Gunmen Kill Peter Tosh, Reggae Star, in Jamaica

13 Sep Gunmen Kill Peter Tosh, Reggae Star, in Jamaica

September 13, 1987

KINGSTON, Jamaica, Sept. 12 – Peter Tosh, a founding member of the Wailers, a reggae group that helped to popularize the vibrant Jamaican music style internationally, was killed at his home Friday night by gunmen, the police said. Mr. Tosh was 42 years old.

The police said Mr. Tosh and Wilton (Doc) Brown, a maker of health food, died from their wounds en route to a hospital. Five others, including Mr. Tosh’s companion, Andrea Marlene Brown, were wounded.

Radio Jamaica said the attack appeared to have been a robbery attempt.

Three armed men arrived on motorcycles at Mr. Tosh’s home in St. Andrew, a suburb of Kingston, entered the house at about 8:30 P.M. Friday, and shot the seven people present after they refused to give up their money, the radio station said.

A police detective said that Mr. Tosh had just returned from the United States and that the robbers apparently thought he had a large amount of cash with him. The detective added that the assailants had been tentatively identified, but that no arrests had been made.

Prime Minister Edward P. G. Seaga extended his condolences to Mr. Tosh’s family and friends, and former Prime Minister Michael N. Manley extolled the singer as a man who “gave to Jamaica and the world an unforgettable library of musical works which will be played and sung by many generations of people.”

Mr. Tosh founded the Wailers in 1963 with Bob Marley, who died of a brain tumor in 1981. The Wailers’third star was Neville (Bunny) Livingstone. He left the group with Mr. Tosh in 1973 after Mr. Marley increasingly took over the starring role.

More than 100 people gathered today at University Hospital, where the wounded were taken.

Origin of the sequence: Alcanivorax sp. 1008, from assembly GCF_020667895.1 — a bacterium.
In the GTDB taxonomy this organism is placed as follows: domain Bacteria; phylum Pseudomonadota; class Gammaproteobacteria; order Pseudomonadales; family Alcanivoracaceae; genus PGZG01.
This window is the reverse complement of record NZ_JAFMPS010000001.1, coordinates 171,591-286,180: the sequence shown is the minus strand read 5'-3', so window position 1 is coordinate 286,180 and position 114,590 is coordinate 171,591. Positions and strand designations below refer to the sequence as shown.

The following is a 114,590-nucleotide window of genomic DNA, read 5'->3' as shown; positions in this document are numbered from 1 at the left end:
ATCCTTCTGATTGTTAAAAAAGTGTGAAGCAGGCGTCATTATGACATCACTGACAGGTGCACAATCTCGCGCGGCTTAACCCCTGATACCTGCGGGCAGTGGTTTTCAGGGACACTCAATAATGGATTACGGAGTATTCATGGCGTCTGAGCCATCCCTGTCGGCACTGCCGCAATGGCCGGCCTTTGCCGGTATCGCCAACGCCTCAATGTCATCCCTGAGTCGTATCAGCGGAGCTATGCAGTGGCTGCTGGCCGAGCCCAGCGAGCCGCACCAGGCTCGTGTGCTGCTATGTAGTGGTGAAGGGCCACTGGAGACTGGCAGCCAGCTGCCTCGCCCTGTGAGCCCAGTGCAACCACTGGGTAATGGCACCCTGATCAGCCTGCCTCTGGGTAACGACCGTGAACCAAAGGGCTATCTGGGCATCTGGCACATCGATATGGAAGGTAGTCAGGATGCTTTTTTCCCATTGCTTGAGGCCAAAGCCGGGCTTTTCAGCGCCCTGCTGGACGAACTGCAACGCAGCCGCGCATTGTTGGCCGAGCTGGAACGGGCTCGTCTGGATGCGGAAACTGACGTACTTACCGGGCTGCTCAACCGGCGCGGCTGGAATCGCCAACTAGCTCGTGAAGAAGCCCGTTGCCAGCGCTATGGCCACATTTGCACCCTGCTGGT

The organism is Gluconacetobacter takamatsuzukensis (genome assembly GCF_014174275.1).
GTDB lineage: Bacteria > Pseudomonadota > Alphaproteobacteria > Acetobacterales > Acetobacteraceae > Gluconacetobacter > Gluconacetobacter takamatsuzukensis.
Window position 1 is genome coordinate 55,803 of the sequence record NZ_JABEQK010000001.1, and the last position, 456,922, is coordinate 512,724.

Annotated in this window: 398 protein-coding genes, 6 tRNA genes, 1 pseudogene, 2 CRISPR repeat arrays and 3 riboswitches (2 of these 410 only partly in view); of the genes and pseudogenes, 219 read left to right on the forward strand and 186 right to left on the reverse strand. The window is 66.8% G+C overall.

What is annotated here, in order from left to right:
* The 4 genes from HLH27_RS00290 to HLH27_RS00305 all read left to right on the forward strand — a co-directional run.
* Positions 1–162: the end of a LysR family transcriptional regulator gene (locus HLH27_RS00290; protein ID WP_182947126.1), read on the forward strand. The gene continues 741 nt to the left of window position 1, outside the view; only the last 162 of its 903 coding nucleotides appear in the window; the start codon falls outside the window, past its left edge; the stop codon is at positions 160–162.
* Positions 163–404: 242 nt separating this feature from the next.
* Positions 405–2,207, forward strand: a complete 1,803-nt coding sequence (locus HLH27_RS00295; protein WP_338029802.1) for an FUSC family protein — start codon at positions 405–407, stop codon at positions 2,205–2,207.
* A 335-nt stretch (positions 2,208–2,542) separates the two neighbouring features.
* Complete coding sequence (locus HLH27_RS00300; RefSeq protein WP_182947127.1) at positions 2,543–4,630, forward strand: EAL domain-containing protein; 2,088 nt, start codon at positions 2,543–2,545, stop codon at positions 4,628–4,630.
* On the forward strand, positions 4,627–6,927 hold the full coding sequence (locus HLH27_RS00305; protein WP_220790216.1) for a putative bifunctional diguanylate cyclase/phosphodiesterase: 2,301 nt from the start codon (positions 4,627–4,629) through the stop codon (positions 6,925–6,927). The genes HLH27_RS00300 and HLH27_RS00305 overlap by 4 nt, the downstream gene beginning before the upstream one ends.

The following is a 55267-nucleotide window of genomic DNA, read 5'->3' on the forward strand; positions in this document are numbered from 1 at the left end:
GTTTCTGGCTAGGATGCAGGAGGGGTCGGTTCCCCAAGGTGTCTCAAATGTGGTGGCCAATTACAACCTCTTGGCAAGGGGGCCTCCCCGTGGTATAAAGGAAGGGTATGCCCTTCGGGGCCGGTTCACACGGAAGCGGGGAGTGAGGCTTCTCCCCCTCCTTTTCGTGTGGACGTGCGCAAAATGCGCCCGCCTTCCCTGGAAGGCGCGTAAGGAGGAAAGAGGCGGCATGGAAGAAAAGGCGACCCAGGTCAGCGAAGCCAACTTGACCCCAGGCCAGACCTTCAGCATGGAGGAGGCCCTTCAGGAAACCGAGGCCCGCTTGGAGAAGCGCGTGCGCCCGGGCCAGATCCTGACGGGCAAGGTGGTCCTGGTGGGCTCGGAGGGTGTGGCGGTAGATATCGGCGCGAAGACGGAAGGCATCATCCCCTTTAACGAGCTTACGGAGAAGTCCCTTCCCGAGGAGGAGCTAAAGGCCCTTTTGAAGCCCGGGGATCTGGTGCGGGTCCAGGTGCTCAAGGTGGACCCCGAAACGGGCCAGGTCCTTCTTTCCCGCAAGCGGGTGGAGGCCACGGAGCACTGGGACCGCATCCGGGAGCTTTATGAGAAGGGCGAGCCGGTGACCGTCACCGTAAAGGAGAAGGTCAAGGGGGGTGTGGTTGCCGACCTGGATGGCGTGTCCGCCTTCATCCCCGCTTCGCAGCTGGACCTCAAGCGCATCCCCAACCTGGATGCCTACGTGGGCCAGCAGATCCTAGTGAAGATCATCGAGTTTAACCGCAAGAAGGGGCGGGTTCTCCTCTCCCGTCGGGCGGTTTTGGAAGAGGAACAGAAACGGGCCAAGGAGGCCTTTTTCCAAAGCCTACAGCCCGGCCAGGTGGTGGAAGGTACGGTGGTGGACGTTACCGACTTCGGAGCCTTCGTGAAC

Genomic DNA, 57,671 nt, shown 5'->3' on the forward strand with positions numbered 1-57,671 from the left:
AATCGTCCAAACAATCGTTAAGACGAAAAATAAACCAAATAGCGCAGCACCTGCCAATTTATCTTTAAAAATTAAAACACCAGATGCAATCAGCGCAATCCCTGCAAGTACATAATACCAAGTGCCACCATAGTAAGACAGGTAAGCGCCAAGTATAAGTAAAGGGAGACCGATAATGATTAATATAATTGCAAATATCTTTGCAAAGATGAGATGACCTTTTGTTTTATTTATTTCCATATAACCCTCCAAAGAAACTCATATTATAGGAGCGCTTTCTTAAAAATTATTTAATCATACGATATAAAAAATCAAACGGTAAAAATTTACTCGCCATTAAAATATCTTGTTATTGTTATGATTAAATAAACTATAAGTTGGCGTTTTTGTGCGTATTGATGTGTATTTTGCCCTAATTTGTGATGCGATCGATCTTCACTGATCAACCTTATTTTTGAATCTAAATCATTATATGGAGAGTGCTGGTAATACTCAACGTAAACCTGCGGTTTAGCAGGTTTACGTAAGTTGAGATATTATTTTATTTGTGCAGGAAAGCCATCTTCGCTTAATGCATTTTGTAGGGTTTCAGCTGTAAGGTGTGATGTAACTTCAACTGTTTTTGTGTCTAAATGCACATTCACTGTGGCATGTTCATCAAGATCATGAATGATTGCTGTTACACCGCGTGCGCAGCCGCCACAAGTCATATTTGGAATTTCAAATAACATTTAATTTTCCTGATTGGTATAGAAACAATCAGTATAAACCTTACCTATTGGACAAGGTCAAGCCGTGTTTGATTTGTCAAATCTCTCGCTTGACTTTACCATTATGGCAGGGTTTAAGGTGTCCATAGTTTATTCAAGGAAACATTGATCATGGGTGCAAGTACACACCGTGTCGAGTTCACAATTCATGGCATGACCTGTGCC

The four others who were wounded were identified as Carlton (Santa) Davis, a drummer in Mr. Tosh’s band; Jeff Dixon, a disk jockey for the state-run Jamaica Broadcasting Corp.; Mr. Dixon’s wife, Yvonne, and Michael Robinson, another musician.

Mr. Dixon, who had been shot in the head, was in critical condition, Radio Jamaica said, adding that the others were believed to be in stable condition.

Mr. Tosh was born Winston Hubert McIntosh on Oct. 9, 1944, in Westmoreland, Jamaica.

A baritone, he was perhaps best known internationally for collaborating with Mick Jagger of the Rolling Stones in the Smokey Robinson song “(You Got to Walk and) Don’t Look Back.”

In the lyrics of his songs, he often condemned injustice and poverty and praised the Rastafarians, a Jamaica-based religious sect.

Like other Rastafarians, Mr. Tosh advocated smoking marijuana. He recorded the album and single “Legalize It” in 1976 and often smoked huge marijuana cigarettes, called spliffs, on stage.

In 1978, before a crowd of 30,000 in Kingston, which included Prime Minister Manley, Mr. Tosh smoked a spliff and berated Mr. Manley for 30 minutes for refusing to legalize ganja, as marijuana is known here. Ban on Anti-Police Song

Mr. Tosh had several run-ins with the police and was jailed for possessing marijuana in the mid-1960’s. In early 1975, he wrote the anti-police song “mark of the Beast,” which was banned from Jamaican radio.

In the time Mr. Tosh was with the Wailers, the group had a string of hits including “stir It Up,” “I Shot the Sheriff” and “Get Up, Stand Up.”

Many of the Wailers’songs were highly political, and the group was extremely popular in Jamaica. The Wailers’1973 album “Catch a Fire,” won reggae, with its characteristic loping beat, an international audience.

Mr. Tosh’s first album in four years, “No Nuclear War,” was issued recently. His other albums included “Equal Rights,” 1977; “Bush Doctor,” 1978; “mystic Man,” 1979; “Wanted Dread and Alive,” 1981, and “mama Africa,” 1983.

He was nominated for a Grammy award in 1985 for best reggae recording for “Captured Live.”

The New Rolling Stone Record Guide described Mr. Tosh’s solo albums as “excellent, pure reggae, truer to the spirit and form of the music than Marley’s more celebrated work.”